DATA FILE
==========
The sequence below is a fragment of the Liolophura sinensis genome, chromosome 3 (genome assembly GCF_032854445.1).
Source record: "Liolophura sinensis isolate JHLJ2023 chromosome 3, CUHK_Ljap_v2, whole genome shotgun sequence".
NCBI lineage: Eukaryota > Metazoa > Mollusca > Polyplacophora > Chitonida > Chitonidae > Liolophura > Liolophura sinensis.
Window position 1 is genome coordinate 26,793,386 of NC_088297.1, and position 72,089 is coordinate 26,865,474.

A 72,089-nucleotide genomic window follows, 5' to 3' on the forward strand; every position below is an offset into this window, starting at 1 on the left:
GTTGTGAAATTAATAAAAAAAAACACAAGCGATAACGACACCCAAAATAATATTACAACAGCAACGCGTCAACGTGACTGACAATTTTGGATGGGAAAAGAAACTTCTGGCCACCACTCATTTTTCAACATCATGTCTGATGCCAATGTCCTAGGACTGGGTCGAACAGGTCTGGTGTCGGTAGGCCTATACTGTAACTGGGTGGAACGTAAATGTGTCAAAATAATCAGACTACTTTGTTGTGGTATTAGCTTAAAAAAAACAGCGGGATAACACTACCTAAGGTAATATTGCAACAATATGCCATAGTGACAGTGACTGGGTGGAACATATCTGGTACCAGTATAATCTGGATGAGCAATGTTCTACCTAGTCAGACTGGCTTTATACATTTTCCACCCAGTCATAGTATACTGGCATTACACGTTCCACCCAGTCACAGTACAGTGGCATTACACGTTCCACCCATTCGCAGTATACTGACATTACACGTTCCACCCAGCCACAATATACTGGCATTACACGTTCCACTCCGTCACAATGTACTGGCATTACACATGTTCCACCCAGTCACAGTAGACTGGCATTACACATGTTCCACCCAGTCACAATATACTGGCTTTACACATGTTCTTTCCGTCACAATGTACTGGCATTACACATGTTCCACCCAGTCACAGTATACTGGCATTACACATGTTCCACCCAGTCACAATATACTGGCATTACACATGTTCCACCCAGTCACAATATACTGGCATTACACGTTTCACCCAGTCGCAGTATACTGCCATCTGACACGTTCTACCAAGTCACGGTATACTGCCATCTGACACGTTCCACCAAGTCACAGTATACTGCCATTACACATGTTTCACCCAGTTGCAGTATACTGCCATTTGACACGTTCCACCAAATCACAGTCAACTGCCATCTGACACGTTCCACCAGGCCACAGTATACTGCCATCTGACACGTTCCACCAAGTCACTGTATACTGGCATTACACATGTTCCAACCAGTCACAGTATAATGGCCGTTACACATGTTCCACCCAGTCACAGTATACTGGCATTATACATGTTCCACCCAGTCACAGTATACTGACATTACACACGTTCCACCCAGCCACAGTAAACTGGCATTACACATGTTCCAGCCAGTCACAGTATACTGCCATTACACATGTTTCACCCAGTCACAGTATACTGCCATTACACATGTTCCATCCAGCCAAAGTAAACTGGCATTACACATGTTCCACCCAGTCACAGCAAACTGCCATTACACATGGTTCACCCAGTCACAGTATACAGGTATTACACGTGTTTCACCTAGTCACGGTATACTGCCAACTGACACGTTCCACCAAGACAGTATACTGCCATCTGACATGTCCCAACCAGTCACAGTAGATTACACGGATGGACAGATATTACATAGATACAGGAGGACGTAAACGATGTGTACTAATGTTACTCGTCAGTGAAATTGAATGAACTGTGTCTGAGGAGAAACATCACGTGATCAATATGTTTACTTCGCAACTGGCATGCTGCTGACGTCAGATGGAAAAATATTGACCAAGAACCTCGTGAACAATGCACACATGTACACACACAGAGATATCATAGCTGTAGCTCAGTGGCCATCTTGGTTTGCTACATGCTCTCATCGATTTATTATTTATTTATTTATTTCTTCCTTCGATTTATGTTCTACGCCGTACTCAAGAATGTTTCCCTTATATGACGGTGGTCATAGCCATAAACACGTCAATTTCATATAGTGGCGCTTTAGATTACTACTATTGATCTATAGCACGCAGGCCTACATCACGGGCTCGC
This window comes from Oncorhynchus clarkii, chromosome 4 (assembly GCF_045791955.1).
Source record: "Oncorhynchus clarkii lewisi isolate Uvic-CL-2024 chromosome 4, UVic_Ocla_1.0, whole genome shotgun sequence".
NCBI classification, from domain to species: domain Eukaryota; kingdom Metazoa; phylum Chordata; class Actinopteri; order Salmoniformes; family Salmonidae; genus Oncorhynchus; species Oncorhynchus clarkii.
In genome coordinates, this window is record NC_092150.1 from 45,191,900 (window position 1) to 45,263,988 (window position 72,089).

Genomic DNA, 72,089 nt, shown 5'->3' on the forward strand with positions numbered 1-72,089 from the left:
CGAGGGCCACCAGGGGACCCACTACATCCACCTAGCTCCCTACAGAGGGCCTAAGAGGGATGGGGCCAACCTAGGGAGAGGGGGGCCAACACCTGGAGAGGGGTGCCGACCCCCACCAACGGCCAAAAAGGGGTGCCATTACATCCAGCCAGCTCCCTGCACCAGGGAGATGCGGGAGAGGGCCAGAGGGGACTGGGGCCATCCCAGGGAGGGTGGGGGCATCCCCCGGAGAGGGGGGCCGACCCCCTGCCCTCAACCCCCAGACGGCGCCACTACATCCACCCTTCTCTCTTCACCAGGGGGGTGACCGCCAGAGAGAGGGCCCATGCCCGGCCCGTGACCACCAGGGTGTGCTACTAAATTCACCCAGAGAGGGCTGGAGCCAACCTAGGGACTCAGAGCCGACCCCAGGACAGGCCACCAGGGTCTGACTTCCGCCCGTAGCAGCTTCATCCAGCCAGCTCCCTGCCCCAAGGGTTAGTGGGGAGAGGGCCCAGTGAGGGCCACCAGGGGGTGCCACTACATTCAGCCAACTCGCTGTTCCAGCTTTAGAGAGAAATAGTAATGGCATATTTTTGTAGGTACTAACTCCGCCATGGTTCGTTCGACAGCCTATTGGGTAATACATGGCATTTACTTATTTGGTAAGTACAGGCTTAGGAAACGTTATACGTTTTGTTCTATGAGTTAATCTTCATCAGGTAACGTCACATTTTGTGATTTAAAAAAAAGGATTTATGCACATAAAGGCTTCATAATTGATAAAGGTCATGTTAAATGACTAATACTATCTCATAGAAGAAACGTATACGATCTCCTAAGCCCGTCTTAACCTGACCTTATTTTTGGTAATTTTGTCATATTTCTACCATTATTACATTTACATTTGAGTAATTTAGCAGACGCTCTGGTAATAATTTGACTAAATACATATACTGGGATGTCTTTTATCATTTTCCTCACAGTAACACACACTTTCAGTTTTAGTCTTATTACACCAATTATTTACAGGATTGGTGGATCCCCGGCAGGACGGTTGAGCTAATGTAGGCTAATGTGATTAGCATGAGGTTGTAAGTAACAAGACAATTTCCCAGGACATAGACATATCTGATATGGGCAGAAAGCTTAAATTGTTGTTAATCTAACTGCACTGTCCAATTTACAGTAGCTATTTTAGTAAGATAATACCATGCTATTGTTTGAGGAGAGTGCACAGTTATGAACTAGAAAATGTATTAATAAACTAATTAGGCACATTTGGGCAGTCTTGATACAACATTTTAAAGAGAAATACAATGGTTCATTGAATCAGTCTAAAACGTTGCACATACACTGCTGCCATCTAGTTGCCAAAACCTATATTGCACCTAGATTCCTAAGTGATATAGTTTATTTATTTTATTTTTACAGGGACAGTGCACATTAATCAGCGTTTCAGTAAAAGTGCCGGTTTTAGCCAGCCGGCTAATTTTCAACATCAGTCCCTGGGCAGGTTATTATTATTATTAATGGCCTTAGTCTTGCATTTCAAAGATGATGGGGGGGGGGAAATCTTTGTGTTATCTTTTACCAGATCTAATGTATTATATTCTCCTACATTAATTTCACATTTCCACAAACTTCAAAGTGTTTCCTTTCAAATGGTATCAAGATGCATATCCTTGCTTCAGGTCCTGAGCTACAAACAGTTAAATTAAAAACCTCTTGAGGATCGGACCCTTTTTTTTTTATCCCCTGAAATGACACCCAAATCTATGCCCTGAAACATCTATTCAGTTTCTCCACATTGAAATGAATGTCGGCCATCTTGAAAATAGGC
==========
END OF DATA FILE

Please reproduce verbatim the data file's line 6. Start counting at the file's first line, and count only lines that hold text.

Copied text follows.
GTTGTGAAATTAATAAAAAAAAACACAAGCGATAACGACACCCAAAATAATATTACAACAGCAACGCGTCAACGTGACTGACAATTTTGGATGGGAAAAGAAACTTCTGGCCACCACTCATTTTTCAACATCATGTCTGATGCCAATGTCCTAGGACTGGGTCGAACAGGTCTGGTGTCGGTAGGCCTATACTGTAACTGGGTGGAACGTAAATGTGTCAAAATAATCAGACTACTTTGTTGTGGTATTAGCTTAAAAAAAACAGCGGGATAACACTACCTAAGGTAATATTGCAACAATATGCCATAGTGACAGTGACTGGGTGGAACATATCTGGTACCAGTATAATCTGGATGAGCAATGTTCTACCTAGTCAGACTGGCTTTATACATTTTCCACCCAGTCATAGTATACTGGCATTACACGTTCCACCCAGTCACAGTACAGTGGCATTACACGTTCCACCCATTCGCAGTATACTGACATTACACGTTCCACCCAGCCACAATATACTGGCATTACACGTTCCACTCCGTCACAATGTACTGGCATTACACATGTTCCACCCAGTCACAGTAGACTGGCATTACACATGTTCCACCCAGTCACAATATACTGGCTTTACACATGTTCTTTCCGTCACAATGTACTGGCATTACACATGTTCCACCCAGTCACAGTATACTGGCATTACACATGTTCCACCCAGTCACAATATACTGGCATTACACATGTTCCACCCAGTCACAATATACTGGCATTACACGTTTCACCCAGTCGCAGTATACTGCCATCTGACACGTTCTACCAAGTCACGGTATACTGCCATCTGACACGTTCCACCAAGTCACAGTATACTGCCATTACACATGTTTCACCCAGTTGCAGTATACTGCCATTTGACACGTTCCACCAAATCACAGTCAACTGCCATCTGACACGTTCCACCAGGCCACAGTATACTGCCATCTGACACGTTCCACCAAGTCACTGTATACTGGCATTACACATGTTCCAACCAGTCACAGTATAATGGCCGTTACACATGTTCCACCCAGTCACAGTATACTGGCATTATACATGTTCCACCCAGTCACAGTATACTGACATTACACACGTTCCACCCAGCCACAGTAAACTGGCATTACACATGTTCCAGCCAGTCACAGTATACTGCCATTACACATGTTTCACCCAGTCACAGTATACTGCCATTACACATGTTCCATCCAGCCAAAGTAAACTGGCATTACACATGTTCCACCCAGTCACAGCAAACTGCCATTACACATGGTTCACCCAGTCACAGTATACAGGTATTACACGTGTTTCACCTAGTCACGGTATACTGCCAACTGACACGTTCCACCAAGACAGTATACTGCCATCTGACATGTCCCAACCAGTCACAGTAGATTACACGGATGGACAGATATTACATAGATACAGGAGGACGTAAACGATGTGTACTAATGTTACTCGTCAGTGAAATTGAATGAACTGTGTCTGAGGAGAAACATCACGTGATCAATATGTTTACTTCGCAACTGGCATGCTGCTGACGTCAGATGGAAAAATATTGACCAAGAACCTCGTGAACAATGCACACATGTACACACACAGAGATATCATAGCTGTAGCTCAGTGGCCATCTTGGTTTGCTACATGCTCTCATCGATTTATTATTTATTTATTTATTTCTTCCTTCGATTTATGTTCTACGCCGTACTCAAGAATGTTTCCCTTATATGACGGTGGTCATAGCCATAAACACGTCAATTTCATATAGTGGCGCTTTAGATTACTACTATTGATCTATAGCACGCAGGCCTACATCACGGGCTCGC